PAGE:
In Oregon, the court must award joint custody if both parties request it. Likewise, the court cannot order joint custody if one parent objects to it. A joint custody arrangement cannot work if the parents are unwilling or unable to communicate and cooperate with each other.
There are few legal terms that are as misunderstood as “joint custody." A joint custody award establishes only the legal relationships of the parents and a child. By definition, “joint custody" means an arrangement by which parents share rights and responsibilities for major decisions concerning their child, including, but not limited to, the child’s residence, education, health care and religious training. An order providing for joint custody may specify one home as the primary residence of the child and designate one parent to have sole power to make decisions about specific matters while both parents retain equal rights and responsibilities for other decisions.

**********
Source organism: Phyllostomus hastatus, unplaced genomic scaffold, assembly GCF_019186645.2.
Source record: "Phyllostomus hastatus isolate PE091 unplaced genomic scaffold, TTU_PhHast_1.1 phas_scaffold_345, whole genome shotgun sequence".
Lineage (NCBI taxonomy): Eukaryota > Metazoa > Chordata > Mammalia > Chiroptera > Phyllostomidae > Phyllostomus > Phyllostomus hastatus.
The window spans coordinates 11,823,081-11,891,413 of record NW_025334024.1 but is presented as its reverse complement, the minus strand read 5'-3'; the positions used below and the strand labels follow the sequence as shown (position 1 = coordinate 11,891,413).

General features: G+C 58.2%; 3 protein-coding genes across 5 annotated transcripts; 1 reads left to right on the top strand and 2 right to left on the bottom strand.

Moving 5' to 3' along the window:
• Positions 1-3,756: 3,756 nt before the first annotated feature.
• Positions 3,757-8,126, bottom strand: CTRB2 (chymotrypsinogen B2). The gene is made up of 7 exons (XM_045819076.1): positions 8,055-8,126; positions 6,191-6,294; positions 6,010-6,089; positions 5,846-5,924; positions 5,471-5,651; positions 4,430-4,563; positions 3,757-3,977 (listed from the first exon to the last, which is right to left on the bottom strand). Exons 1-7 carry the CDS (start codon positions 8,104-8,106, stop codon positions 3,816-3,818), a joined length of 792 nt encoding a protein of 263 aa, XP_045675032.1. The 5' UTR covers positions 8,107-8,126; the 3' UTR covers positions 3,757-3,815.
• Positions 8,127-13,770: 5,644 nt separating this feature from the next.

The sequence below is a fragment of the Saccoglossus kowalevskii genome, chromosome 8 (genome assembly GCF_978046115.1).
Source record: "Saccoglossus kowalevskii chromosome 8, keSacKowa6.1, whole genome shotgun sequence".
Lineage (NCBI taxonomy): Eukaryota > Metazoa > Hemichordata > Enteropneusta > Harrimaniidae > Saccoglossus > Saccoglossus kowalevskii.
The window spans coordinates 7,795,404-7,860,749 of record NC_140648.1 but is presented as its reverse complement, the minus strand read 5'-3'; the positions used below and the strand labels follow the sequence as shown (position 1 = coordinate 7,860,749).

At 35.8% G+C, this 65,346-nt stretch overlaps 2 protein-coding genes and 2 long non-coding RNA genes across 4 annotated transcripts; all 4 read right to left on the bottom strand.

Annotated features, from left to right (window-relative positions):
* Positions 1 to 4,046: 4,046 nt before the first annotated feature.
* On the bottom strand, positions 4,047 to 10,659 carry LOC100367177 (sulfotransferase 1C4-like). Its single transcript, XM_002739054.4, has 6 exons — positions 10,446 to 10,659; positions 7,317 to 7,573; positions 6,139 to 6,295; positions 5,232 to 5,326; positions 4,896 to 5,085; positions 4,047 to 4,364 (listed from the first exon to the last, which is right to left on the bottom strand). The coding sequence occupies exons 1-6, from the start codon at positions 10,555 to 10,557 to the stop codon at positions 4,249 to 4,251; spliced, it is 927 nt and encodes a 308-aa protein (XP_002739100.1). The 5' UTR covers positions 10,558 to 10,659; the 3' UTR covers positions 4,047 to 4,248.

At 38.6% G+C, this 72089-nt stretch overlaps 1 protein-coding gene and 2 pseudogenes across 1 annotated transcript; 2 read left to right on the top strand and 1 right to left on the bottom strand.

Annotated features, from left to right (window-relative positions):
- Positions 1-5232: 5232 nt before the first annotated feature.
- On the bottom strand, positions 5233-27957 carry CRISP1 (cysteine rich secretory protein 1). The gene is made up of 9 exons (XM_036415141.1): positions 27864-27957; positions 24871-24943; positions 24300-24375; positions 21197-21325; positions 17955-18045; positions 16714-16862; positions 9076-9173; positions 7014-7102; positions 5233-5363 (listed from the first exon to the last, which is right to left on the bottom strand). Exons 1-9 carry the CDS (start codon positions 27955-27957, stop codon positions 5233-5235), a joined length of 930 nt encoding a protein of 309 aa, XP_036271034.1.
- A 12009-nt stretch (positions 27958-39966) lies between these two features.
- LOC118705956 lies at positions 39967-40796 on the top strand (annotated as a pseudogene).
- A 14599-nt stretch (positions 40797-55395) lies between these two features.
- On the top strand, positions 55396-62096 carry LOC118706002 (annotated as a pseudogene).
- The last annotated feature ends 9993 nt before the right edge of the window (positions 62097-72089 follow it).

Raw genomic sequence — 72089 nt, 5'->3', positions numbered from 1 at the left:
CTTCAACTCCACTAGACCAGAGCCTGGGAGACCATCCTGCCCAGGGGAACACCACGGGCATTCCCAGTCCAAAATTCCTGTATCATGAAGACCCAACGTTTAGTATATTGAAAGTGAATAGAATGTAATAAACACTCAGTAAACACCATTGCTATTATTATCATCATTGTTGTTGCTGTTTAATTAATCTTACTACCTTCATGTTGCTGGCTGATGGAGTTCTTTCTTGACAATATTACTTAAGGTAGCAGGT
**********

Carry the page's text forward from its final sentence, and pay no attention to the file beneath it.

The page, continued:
Joint custody does not mean that the child is scheduled to spend equal time with each parent. Although parents may agree to evenly divide their time with a child, shared physical custody is not the automatic result of a joint custody order.
Likewise, the existence of an order of joint custody does not, by itself, determine the responsibility of either parent to pay child support.
A joint custody order can be modified if there is a change of circumstances and a showing that the modification is in the child’s best interests. The inability or unwillingness of one parent to continue to cooperate in a joint custody arrangement constitutes a change of circumstances sufficient to modify a joint custody order.